Management as a Technology?

80 Pages Posted: 13 Jun 2016 Last revised: 29 Jun 2016

See all articles by Nicholas Bloom

Nicholas Bloom

Stanford University - Department of Economics; National Bureau of Economic Research (NBER)

Raffaella Sadun

Harvard University - Strategy Unit; London School of Economics & Political Science (LSE) - Centre for Economic Performance (CEP); National Bureau of Economic Research (NBER); Centre for Economic Policy Research (CEPR)

John Van Reenen

London School of Economics - Centre for Economic Performance (CEP); Stanford Graduate School of Business; Institute for Fiscal Studies (IFS); Centre for Economic Policy Research (CEPR)

Multiple version iconThere are 3 versions of this paper

Date Written: June 2016

Abstract

Are some management practices akin to a technology that can explain firm and national productivity, or do they simply reflect contingent management styles? We collect data on core management practices from over 11,000 firms in 34 countries. We find large cross-country differences in the adoption of management practices, with the US having the highest size-weighted average management score. We present a formal model of “Management as a Technology”, and structurally estimate it using panel data to recover parameters including the depreciation rate and adjustment costs of managerial capital (both found to be larger than for tangible non-managerial capital). Our model also predicts (i) a positive impact of management on firm performance; (ii) a positive relationship between product market competition and average management quality (part of which stems from the larger covariance between management with firm size as competition strengthens); and (iii) a rise in the level and a fall in the dispersion of management with firm age. We find strong empirical support for all of these predictions in our data. Finally, building on our model, we find that differences in management practices account for about 30% of total factor productivity differences both between countries and within countries across firms.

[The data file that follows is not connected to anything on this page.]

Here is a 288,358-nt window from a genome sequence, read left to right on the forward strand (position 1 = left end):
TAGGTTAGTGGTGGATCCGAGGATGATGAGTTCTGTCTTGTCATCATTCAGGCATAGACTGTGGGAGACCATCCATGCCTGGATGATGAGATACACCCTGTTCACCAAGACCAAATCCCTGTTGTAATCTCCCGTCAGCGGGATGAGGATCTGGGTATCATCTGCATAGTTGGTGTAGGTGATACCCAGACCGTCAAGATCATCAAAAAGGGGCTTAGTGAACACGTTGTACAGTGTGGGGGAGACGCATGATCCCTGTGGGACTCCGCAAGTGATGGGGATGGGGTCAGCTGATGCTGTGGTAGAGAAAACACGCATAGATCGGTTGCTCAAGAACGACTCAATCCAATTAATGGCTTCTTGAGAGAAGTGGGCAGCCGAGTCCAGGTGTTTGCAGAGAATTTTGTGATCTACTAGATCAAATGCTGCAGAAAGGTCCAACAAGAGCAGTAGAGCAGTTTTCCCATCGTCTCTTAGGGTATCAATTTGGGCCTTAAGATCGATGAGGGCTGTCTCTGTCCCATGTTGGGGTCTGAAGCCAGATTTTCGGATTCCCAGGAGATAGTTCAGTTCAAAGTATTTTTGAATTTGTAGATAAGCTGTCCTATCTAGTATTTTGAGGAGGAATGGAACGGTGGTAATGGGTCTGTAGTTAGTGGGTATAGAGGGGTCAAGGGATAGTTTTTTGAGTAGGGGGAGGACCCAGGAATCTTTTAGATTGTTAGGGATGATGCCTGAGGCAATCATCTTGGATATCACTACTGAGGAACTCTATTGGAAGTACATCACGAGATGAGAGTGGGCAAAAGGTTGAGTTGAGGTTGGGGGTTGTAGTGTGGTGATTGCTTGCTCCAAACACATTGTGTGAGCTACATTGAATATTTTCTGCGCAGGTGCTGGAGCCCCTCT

Suggested Citation

Bloom, Nicholas and Sadun, Raffaella and Van Reenen, John Michael, Management as a Technology? (June 2016). NBER Working Paper No. w22327. Available at SSRN: https://ssrn.com/abstract=2794773

Nicholas Bloom (Contact Author)

Stanford University - Department of Economics ( email )

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Raffaella Sadun

Harvard University - Strategy Unit ( email )

Harvard Business School
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London School of Economics & Political Science (LSE) - Centre for Economic Performance (CEP) ( email )

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National Bureau of Economic Research (NBER) ( email )

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Centre for Economic Policy Research (CEPR) ( email )

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John Michael Van Reenen

London School of Economics - Centre for Economic Performance (CEP) ( email )

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Stanford Graduate School of Business ( email )

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Centre for Economic Policy Research (CEPR)

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